Good luck,

Steve

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use a MC from an E21 3 series.  single line system.

 

 

Genius. Thank you. That's exactly the sort of thing I wish I knew at the time. Experimenting was a tough thing to do at the time. I was outside of Carbondale Illinois, and any part I wanted to try had to be ordered.

 

Good information on shipping as well. I'm going to call around for quotes today. If the price difference really is that negligible I may just ship it back without going out there. I don't really have proper tools out there, so the chances of me being able to get it running and stopping are pretty slim. 

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Back to the brakes: Assuming there is fluid in the system, there aren't many explanations for the pedal sinking. Either there is a leak somewhere - which should be obvious to the eye (rear cylinders, caliper seals, out the back of the master into the cockpit/booster); the master cylinder is shot (the fluid just passes back over the seals as they move down the bore); or system needs more effective bleeding. In the case described in those links, I 'd say it wasn't bled enough (some folks "bench bleed" a master before installation). The claim that it "cured itself" may indicate some air finally burped out of the master.

 

Now in your case, one might be tempted to convert the system to the later dual circuit spec, which is safer and parts are available at reasonable prices. But that means adding two more lines all the way to the calipers, different calipers, prob. rear cyls, etc. Do-able, but what about your experience level/time constraints? The other way is to try to recycle the single circuit system for now. Perhaps the 320 cyl will fit as suggested, Carl Nelson may know. The pushrod lengths have to be the same, I expect. Or perhaps track down a rebuild kit (assuming the bore isn't pitted).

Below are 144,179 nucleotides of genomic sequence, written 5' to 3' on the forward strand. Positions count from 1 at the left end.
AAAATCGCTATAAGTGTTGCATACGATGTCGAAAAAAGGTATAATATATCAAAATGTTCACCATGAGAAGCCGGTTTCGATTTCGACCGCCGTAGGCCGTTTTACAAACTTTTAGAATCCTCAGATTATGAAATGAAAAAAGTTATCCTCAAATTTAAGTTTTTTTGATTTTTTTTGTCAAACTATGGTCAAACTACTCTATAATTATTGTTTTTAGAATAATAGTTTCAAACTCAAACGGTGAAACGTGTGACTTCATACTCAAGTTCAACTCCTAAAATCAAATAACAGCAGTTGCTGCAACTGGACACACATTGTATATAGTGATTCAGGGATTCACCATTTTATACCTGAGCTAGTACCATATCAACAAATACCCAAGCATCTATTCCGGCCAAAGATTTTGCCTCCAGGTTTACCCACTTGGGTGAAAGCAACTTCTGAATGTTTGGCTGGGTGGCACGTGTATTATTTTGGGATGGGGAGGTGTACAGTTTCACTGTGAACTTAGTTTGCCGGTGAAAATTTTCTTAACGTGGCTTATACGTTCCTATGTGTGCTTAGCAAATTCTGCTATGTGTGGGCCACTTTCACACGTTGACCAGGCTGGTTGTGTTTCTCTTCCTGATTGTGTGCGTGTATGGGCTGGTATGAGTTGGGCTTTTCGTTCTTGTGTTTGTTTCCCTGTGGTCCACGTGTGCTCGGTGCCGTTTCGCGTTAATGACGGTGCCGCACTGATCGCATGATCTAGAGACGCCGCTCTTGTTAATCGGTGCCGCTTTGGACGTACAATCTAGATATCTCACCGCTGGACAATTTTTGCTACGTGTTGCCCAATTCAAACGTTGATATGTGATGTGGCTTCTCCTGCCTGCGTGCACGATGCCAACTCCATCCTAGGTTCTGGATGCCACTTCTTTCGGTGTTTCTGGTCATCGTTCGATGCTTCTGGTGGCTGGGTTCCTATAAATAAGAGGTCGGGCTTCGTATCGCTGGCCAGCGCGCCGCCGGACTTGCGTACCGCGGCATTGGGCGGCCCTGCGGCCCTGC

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Thanks Hans. The nature of how the problem arose makes me think it wasn't a bleeding issue, at least initially. I'd been driving it for a couple of years, and the failure was traumatic in nature: I slammed on the brakes and something stopped working as it was supposed to. There could have been air in the line before, I guess, but it went very suddenly from a daily driver to limping along.

 

One thing is for certain: diagnosing a decade old problem on a car sitting 3k miles away is pain in the arse. :)

 

As it turns out, Carl was the guy from whom I got the replacements MC(s). I actually considered running the extra lines for the conversion at the time and decided I didn't have either the time or the place to do the work properly (no garage). I actually ended up buying a car to replace it as my daily driver.

 

Edit: actually I just re-read my description from '99 and realize you might be right. The original MC may have indeed failed, and then the bleeding may have become an issue when I did the replacement. I agree that there aren't really that many variables. Either the MC was shot (unlikely on replacement #2), fluid was escaping somewhere (I would have noticed at least the drop in level in the reservoir), or there was air in the system.